Translating the Southwest Florida red tide map
It is no surprise why folks call Southwest Florida home for the holidays even with all those reports of red tide.
“One of the only places here that you can have tropical weather in the winter,” said Peter Werkelin, a part-time resident.
“Actually, when we see a lot of red tide,” said Ernie Razzano, with his wife, Jean, both of whom are part-time residents, “we don’t bother coming.”
Maps indicate dots lining the coast, alerting people to red tide. But that does not mean you will feel the effects. For instance, when Bonita Beach Park shows a red tide dot for Nov. 20, Jean Razzano said there was no smell and that “the water’s clean, no dead fish.”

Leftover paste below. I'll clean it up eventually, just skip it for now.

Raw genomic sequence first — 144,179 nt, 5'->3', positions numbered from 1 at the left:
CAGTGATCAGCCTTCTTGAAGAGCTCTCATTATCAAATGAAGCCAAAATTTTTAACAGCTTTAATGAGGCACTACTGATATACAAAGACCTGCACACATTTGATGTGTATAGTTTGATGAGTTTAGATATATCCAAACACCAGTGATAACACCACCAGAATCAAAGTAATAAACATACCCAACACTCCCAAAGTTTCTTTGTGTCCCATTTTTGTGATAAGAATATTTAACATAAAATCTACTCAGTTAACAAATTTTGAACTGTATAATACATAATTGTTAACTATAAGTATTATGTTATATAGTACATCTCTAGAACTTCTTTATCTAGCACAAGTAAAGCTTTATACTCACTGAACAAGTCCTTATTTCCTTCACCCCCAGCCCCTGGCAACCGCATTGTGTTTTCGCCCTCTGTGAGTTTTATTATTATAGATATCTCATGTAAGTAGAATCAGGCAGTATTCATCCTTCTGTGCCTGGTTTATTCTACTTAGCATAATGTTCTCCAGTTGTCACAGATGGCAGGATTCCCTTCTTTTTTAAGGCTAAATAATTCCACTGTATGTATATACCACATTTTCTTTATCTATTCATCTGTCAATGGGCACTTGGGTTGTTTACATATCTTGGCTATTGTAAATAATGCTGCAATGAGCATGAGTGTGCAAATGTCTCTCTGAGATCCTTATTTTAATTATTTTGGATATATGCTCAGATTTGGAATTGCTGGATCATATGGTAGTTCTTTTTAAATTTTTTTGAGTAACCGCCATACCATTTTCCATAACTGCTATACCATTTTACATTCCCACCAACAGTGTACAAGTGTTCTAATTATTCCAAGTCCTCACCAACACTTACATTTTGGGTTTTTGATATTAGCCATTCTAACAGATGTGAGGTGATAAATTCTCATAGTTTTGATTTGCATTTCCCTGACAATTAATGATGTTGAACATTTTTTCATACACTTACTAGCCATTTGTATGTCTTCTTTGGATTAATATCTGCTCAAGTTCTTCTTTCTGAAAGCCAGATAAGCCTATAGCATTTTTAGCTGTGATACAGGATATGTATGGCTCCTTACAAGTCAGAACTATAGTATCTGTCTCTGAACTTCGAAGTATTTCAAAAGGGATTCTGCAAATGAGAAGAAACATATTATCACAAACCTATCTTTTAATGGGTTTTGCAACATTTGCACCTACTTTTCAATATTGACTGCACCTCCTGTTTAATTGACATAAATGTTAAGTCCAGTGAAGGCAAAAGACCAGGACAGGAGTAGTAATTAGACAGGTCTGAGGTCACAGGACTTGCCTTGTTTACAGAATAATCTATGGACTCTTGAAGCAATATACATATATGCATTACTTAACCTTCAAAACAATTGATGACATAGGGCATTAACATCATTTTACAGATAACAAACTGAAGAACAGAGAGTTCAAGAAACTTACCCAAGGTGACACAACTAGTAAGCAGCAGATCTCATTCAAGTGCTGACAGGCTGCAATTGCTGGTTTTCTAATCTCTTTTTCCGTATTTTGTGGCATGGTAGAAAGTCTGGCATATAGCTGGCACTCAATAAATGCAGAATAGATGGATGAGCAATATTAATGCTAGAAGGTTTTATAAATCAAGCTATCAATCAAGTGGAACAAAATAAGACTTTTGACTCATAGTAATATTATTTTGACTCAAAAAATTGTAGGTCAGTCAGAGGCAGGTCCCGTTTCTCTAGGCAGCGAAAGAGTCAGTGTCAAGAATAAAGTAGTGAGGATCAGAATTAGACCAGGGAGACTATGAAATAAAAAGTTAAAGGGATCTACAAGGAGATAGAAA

Dr. Mike Parsons, professor of marine science in The Water School at Florida Gulf Coast University, said if the wind is blowing from the east onto our coast, there is less of a chance of “getting any kind of effect from the brevetoxin.”
Parsons told WINK News the dots we see on the coastline map are likely samples taken on the beach itself, but if you move further away, there is not “good coverage offshore,” which is a “deficit really in our understanding.”
But, sometimes the best method is taking the water conditions day-by-day.
“You just have to gauge it by the day and do the research,” Werkelin said, “and figure out what beach is going to work for you.”